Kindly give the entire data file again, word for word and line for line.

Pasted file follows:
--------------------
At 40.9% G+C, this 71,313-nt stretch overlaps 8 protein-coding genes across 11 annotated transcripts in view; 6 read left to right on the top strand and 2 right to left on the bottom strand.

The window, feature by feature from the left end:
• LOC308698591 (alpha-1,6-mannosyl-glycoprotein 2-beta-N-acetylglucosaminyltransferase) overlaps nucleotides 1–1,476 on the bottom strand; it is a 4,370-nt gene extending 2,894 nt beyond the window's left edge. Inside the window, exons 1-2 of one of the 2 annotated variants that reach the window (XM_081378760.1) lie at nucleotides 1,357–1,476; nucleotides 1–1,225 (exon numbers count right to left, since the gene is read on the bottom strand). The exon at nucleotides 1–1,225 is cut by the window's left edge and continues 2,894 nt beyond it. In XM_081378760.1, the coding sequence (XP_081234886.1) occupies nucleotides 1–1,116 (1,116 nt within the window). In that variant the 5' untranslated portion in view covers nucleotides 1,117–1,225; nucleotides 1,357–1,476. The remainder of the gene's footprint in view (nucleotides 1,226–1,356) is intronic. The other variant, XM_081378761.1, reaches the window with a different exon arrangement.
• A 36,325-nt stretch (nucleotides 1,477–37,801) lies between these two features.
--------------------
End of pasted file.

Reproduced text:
At 40.9% G+C, this 71,313-nt stretch overlaps 8 protein-coding genes across 11 annotated transcripts in view; 6 read left to right on the top strand and 2 right to left on the bottom strand.

The window, feature by feature from the left end:
• LOC308698591 (alpha-1,6-mannosyl-glycoprotein 2-beta-N-acetylglucosaminyltransferase) overlaps nucleotides 1–1,476 on the bottom strand; it is a 4,370-nt gene extending 2,894 nt beyond the window's left edge. Inside the window, exons 1-2 of one of the 2 annotated variants that reach the window (XM_081378760.1) lie at nucleotides 1,357–1,476; nucleotides 1–1,225 (exon numbers count right to left, since the gene is read on the bottom strand). The exon at nucleotides 1–1,225 is cut by the window's left edge and continues 2,894 nt beyond it. In XM_081378760.1, the coding sequence (XP_081234886.1) occupies nucleotides 1–1,116 (1,116 nt within the window). In that variant the 5' untranslated portion in view covers nucleotides 1,117–1,225; nucleotides 1,357–1,476. The remainder of the gene's footprint in view (nucleotides 1,226–1,356) is intronic. The other variant, XM_081378761.1, reaches the window with a different exon arrangement.
• A 36,325-nt stretch (nucleotides 1,477–37,801) lies between these two features.